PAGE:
The `TAVG(tally ID)`

function will collect \(\bar{x}\left( t \right)\) and the `DAVG(dstat ID)`

function collects \(\bar{y}(t)\). The tally ID is the name of the corresponding
tally variable, typically defined within the RECORD module and `dstat ID`

is the name of the corresponding time-persistent variable defined via a TIME PERSISTENT module. Using the previously defined notation, we can note the following Arena functions:

`TAVG(tally ID)`

= \(\bar{x}\left( t \right)\)`TNUM(tally ID)`

= \(n(t)\).

Thus, we can compute \(sum(t)\) for some tally variable via:

\(\mathrm{sum}(t)\) = `TAVG(tally ID)`

*`TNUM(tally ID)`

We have the ability to observe \(n(t)\) and \(\mathrm{sum}(t)\) via these functions during a replication and at the end of a replication.

To compute the time-persistent averages within Arena we can
proceed in a very similar fashion as previously described by using the
`DAVG(dstat ID)`

function. The `DAVG(dstat ID)`

function is
\(\bar{y}\left( t \right)\) the cumulative average of a
time-persistent variable. Thus, we can easily compute
\(\mathrm{area}\left( t \right) = t \times \overline{y}\left( t \right)\)
via `DAVG(dstat ID)`

*`TNOW.`

The special variable `TNOW`

provides the current time of the simulation.

Thus, at the end of a replication we can observe `TAVG(tally ID)`

and `DAVG(dstat ID)`

giving us one observation per replication for these statistics. This is exactly what Arena does automatically when it reports the Category Overview Statistics, which are, in fact, averages across replications.

### 3.2.2 Across Replication Observations

The statistical quantities collected across replications are called *across replication
statistics*. *Across replication statistics* are collected based on the
observation of the final value of a within replication statistic. Since across replication statistics are formed
from the final value of a within replication statistic (e.g. `TAVG(tally ID)`

or `DAVG(dstat ID)`

), one observation per replication for each performance measure is available. Since each replication is considered independent, the observations that form the sample of an across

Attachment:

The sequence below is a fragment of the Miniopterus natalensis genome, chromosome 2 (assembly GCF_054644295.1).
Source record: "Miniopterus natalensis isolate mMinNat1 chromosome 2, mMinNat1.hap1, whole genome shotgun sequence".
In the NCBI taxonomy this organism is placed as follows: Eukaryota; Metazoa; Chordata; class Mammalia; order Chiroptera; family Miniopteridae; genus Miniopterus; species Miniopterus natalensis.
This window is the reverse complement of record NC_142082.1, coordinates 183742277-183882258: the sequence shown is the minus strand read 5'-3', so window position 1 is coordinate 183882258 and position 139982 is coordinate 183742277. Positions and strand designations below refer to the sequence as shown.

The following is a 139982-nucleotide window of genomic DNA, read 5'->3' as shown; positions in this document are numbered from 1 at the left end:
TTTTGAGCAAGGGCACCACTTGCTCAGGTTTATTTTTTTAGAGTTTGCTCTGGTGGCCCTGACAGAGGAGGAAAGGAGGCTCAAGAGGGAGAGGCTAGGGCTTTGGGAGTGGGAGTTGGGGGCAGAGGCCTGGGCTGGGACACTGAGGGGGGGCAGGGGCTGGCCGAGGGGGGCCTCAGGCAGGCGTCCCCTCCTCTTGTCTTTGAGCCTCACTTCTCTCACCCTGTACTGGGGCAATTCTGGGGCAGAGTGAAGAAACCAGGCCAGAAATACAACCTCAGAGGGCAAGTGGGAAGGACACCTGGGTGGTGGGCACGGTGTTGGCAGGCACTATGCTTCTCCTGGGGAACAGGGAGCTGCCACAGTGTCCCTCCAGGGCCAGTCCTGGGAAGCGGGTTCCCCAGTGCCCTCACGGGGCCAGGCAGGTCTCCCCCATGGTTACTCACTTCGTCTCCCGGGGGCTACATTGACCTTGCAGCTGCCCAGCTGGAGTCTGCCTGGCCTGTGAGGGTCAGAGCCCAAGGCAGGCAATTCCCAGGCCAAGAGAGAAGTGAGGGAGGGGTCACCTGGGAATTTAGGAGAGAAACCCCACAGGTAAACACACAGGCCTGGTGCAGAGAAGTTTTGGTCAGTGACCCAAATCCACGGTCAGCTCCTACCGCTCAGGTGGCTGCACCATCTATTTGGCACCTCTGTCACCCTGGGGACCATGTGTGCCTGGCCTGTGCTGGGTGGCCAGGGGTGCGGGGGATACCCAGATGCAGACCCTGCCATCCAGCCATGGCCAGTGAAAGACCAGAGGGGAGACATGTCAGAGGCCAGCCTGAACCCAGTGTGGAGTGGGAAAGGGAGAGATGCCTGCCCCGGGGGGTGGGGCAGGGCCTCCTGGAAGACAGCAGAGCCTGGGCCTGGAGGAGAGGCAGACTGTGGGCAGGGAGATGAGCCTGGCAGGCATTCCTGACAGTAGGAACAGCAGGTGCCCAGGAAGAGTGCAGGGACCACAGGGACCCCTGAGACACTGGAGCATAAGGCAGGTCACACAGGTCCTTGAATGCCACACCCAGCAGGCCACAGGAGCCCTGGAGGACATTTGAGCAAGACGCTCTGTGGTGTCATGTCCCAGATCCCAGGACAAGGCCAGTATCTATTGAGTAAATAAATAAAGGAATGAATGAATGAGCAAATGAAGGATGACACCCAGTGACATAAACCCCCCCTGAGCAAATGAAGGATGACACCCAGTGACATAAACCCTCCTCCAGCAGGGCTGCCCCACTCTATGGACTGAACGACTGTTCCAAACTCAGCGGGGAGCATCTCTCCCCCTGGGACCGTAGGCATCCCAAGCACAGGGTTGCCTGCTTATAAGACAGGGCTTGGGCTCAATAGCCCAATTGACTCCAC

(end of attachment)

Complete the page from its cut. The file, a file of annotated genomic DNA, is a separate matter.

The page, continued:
replication statistic should be independent and identically
distributed. As previously noted, the observations that form the sample path for within replication statistics are, in general, neither independent nor identically distributed. Thus, the statistical properties of within and across replication
statistics are inherently different and require different methods of
analysis. Of the two, within replication statistics are the more
challenging from a statistical standpoint.

Finite horizon simulations can be analyzed by
traditional statistical methodologies that assume a random sample, i.e.
independent and identically distributed random variables by using across replication observations. A simulation experiment is the collection of experimental design points (specific
input parameter values) over which the behavior of the model is
observed. For a particular design point, you may want to repeat the
execution of the simulation multiple times to form a sample at that
design point. To get a random sample, you execute the simulation
starting from the same initial conditions and ensure that the random
numbers used within each replication are independent. Each replication
must also be terminated by the same conditions. It is very important to
understand that independence is achieved across replications, i.e. the
replications are independent. The data *within* a replication may or may
not be independent.

The method of *independent replications* is used to analyze finite
horizon simulations. Suppose that \(n\) replications of a simulation are
available where each replication is terminated by some event \(E\) and
begun with the same initial conditions. Let \(Y_{rj}\) be the \(j^{th}\)
observation on replication \(r\) for \(j = 1,2,\cdots,m_r\) where \(m_r\) is
the number of observations in the \(r^{th}\) replication, and
\(r = 1,2,\cdots,n\), and define the sample average for each replication
to be:

\[\bar{Y}_r = \frac{1}{m_r} \sum_{j=1}^{m_r} Y_{rj}\]

If the data are time-based then,

\[\bar{Y}_r = \frac{1}{T_E} \int_0^{T_E} Y_r(t)\mathrm{d}t\]

\(\bar{Y}_r\) is the sample average based on the observation within the
\(r^{th}\) replication. Arena observes \(\bar{Y}_r\) via the `TAVG()`

and `DAVG()`